When Tracy disgorged the truck bed so he could repack it with the new tent, he dislodged a bin of winter clothes we’d stashed a while back. That’s a big score of things I want in the trailer now, but, man, where’s it going to go?

We have one hanging space for clothes—about two inches in the closet that we use as a pantry—and I had clothes there that I laughingly thought should hang unwrinkled. So, I took out those nicer clothes to make room for my big winter coat. Alaska, you’ll be worth it.

What I know for sure is that I still own way, way too many clothes. I mean, three pairs of jeans?!? You have to understand though: I’ve spent my entire adult life looking for clothes that fit me because I am a fully formed adult person who wears the same size as a 12 year old. When I find clothes that fit, I’m not giving them up.

So, winter stuff moved inside, summer stuff moved to the truck bin. Here’s the trick though. Just like with the inside, we need to make room in the truck so we can access stuff even more easily, like if we have a breakdown. And we need to make even more room for the new stuff.

Losing Stuff

You guys know how we bought those fancy kayak lifts last summer in Wisconsin, the Hullivators.

They’ve been good to us, until the winds in the Midwest this spring pushed and pushed those kayaks, and they unsprung. In Missouri we had to emergency-pull-off and get the kayaks off in 40 MPH winds; Tracy had to fiddle with the mounts; we got those kayaks back up, and then we heard the thump and had to do it again in Iowa. This time the wind was blowing so hard and the fixing was going so badly that we gave up.

Goodbye, kayaks. Goodbye being on those amazing lakes in Alaska. Goodbye Tracy’s favorite recreational activity. We limped with them to Tracy’s friend in Iowa who will find a place for them to wait for us until we’re back in the Midwest next fall.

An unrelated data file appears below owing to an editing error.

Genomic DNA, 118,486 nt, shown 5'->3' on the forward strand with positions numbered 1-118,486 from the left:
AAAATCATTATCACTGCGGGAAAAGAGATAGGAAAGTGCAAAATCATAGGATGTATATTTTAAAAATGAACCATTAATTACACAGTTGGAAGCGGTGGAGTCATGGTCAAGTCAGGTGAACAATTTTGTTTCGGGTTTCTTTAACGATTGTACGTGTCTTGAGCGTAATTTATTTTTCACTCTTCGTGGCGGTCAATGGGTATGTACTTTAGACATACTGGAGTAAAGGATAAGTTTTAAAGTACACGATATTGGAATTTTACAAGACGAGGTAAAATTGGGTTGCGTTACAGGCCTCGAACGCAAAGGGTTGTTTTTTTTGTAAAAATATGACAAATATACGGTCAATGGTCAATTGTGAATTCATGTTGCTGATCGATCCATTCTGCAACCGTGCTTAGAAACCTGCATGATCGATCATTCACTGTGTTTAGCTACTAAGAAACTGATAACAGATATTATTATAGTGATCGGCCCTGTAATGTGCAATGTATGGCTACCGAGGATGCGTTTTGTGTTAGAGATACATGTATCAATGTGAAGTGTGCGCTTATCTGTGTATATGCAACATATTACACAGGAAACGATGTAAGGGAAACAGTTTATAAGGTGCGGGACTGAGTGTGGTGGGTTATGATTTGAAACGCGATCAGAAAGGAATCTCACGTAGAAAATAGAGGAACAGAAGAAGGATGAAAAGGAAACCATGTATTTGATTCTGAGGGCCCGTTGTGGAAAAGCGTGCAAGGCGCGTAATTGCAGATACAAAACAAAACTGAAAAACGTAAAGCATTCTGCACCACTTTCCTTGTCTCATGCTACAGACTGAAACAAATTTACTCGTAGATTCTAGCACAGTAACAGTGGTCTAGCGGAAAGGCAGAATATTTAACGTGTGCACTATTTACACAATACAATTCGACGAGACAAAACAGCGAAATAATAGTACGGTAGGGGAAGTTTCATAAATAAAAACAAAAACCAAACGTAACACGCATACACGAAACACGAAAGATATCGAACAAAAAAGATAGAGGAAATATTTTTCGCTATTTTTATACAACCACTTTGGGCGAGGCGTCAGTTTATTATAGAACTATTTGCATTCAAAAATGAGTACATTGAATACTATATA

I’ll leave you with a few of my favorite kayaking memories on this adventure (Lake Superior, Lower Mississippi (Arkansas), Lake Kooncanusa (Montana), Florida Keys. Here’s hoping we’ll have more.

5 thoughts to “Gearing Up (and Down) for Alaska”

    1. I haven’t written about what happened or the decision because it’s such a bummer, it’s like we’re grieving. Tracy is the big kayaker of us, and he doesn’t even want to talk about it. Kayaking Alaska has been his dream. I see rentals, maybe!

  1. I have a camera AND cell phone and am always laughed at. But the cell phone is just a 2-lens, not a “pro” plus I’m a photographer’s daughter. I didn’t get the patience and passion genes from my dad, but I did get the composition and “take a million shots to get The One” genes (much easier and cheaper with digital than film!). And re: kayaks, perhaps there’ll be places to rent them!

    1. Ah, you are much more inclined to take good shots with your camera than I am; I have to learn this entire skill. I bet your photos are interesting! Re: the kayaks, yes, maybe we will find places to rent. Tracy just loves his kayak – it fits him and I think paddling any other boat will feel frustrating the whole way for him. Maybe better than nothing, though. Maybe! 🙂